While pregnant with Raines, I danced ballet as my workout 3-5 times per week.  It was something I had started almost 10 years prior, and by this point it felt necessary, like breathing or drinking water.   Dancing fills me in a way nothing else can – it is at once both meditative and freeing.  I love the exuberance, the emotion and the rigor.  There’s something about that combination of hard work and expressiveness that is hard to replicate elsewhere.  Dancing is, by its nature, a soulful activity.  You speak with your body, pulling from the very depths of your existence.  It is power and light and rage and beauty.  But is it….manly?

After class one day, I was chatting with a few of the other dancers.  We talked about how excited I was for the baby (my first!), and how I hoped (oh how I hoped!!!) that he would like ballet as much as I did.  At this point, we knew I was carrying a boy.   In a room filled with dancers, I received nothing but support.  But later, my friend (let’s call him Joe), also a ballet dancer, confessed that he was troubled.  “Shana, you have to understand what it means for a boy to grow up dancing” he warned.  “I love ballet, I love everything about it.  But growing up as a male ballet dancer in this country is very, very hard.  You might be setting him up for ridicule.”   Joe may-or-may-not have been gay (and truly, even in this context it matters not at all), he simply was a man who loved to dance ballet.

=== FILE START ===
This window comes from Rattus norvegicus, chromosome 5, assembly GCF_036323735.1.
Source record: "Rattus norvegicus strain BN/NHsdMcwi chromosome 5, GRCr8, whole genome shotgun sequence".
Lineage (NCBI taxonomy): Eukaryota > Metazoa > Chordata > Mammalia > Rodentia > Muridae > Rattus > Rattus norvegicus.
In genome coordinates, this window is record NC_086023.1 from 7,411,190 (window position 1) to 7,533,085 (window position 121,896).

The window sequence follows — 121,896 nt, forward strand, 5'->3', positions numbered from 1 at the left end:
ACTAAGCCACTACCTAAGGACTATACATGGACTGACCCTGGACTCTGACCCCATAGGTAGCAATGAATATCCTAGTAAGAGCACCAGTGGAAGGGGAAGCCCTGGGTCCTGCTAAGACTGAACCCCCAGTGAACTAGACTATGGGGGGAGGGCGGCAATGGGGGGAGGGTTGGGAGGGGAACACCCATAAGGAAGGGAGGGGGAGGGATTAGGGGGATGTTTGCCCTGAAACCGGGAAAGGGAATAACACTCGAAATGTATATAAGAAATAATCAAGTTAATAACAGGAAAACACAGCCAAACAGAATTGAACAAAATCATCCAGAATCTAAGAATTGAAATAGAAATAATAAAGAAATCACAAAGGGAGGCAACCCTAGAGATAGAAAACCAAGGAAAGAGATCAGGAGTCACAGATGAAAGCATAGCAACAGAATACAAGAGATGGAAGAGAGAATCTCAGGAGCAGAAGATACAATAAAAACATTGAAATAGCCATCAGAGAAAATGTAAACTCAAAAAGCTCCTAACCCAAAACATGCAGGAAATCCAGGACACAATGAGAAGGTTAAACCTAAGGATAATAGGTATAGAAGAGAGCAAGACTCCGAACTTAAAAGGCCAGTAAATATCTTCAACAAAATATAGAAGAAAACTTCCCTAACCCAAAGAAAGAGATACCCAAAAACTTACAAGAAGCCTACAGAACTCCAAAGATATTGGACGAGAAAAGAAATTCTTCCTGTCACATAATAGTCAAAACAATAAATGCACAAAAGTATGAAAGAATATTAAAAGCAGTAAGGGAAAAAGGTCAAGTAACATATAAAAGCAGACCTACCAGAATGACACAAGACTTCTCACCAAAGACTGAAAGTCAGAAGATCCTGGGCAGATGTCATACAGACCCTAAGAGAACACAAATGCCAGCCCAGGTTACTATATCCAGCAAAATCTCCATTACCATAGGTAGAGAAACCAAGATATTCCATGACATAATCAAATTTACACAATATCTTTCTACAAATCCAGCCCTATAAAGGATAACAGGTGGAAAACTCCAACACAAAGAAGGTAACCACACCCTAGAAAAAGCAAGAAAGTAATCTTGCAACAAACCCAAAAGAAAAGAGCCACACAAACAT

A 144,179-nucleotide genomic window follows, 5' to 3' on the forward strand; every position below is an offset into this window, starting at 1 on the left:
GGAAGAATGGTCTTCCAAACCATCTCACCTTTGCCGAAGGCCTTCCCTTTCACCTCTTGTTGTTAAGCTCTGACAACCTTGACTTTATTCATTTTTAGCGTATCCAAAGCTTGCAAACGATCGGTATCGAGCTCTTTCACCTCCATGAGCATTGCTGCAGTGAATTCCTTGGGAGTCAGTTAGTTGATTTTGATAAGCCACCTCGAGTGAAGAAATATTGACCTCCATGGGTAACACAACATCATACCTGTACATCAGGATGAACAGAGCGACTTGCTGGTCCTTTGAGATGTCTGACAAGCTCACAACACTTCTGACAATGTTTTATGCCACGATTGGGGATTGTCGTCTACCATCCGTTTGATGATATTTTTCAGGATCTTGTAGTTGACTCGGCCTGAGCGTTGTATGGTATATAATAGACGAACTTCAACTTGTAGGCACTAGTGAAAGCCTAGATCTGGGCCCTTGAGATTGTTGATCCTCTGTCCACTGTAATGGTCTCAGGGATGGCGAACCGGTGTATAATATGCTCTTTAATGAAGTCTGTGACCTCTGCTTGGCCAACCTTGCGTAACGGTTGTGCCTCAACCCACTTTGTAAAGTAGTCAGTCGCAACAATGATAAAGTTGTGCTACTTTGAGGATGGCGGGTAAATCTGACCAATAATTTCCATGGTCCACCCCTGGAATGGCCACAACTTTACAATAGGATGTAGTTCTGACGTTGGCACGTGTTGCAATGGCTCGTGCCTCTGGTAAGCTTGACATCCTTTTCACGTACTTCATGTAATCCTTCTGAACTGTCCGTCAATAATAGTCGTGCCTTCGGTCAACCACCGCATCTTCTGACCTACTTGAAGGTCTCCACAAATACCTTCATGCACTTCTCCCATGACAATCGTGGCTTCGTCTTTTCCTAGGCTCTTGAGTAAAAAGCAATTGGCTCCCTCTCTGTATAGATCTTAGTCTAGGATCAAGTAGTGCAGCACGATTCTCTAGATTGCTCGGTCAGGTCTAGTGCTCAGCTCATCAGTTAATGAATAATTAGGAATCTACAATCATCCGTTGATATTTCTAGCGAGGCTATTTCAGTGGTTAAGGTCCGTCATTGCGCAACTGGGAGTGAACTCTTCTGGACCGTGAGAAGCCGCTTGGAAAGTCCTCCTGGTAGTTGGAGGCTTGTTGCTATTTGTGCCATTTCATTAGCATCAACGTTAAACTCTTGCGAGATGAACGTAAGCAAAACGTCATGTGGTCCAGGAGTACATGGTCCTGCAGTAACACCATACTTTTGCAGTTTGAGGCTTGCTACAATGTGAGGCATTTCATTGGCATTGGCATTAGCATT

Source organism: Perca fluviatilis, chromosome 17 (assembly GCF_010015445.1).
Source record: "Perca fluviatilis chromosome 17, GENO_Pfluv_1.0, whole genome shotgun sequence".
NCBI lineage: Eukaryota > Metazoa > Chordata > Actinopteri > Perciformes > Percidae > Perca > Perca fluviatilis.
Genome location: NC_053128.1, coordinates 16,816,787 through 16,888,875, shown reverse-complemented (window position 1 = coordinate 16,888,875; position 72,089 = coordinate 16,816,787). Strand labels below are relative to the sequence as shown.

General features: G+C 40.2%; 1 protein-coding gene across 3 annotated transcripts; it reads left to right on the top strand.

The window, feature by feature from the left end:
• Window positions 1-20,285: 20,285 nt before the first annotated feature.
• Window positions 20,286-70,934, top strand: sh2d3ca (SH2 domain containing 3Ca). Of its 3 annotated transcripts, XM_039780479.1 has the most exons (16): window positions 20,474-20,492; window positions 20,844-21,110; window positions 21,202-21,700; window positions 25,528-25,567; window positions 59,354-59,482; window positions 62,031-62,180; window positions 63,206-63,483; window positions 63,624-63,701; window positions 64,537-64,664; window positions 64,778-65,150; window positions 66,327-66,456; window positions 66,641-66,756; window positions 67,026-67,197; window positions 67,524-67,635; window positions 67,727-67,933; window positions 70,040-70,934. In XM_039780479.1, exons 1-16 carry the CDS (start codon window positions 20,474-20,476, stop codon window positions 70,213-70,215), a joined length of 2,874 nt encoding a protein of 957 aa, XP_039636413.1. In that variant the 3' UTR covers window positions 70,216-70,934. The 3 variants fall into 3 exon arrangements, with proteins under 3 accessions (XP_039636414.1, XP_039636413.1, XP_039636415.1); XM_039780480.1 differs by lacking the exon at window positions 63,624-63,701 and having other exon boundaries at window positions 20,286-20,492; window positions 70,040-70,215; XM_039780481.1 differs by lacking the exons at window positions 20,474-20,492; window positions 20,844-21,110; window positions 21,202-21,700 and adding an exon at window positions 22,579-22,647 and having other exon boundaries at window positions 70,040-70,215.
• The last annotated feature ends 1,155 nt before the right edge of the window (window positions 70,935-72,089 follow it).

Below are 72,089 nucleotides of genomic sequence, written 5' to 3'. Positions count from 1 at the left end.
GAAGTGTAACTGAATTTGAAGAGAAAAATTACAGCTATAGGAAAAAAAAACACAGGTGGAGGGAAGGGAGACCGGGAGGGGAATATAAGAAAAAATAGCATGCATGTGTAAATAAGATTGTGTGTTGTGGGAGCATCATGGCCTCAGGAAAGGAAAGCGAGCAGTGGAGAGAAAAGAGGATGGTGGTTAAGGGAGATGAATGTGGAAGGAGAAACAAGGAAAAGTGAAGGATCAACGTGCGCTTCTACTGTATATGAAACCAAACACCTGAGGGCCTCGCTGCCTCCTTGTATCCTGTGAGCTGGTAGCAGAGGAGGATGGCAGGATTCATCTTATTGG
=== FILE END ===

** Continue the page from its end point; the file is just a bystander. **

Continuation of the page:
At the time, I didn’t realize how terribly, horribly sad Joe’s words were.  He meant them kindly – we were friends!  And I took them in the warm spirit with which they were intended.  It was only after Raines was born, after I started viewing the world through the lens of mother that’s Joe’s words haunted me; they broke my heart.

I don’t want my son growing up in a world with such a narrow definition of masculinity.  I want him to feel free to experience all that life has to offer – to not just feel his emotions, but to express them, express who he is – in any way he chooses!  If he chooses to express himself through art, through dance, through long soulful conversations, or through pounding it out on the basketball court or racing down the side of a mountain – I don’t care.  I just want him to know himself without the distraction of labels.  I don’t want him worrying about what it means to Be A Man – he IS a man.  He defines it by his very existence.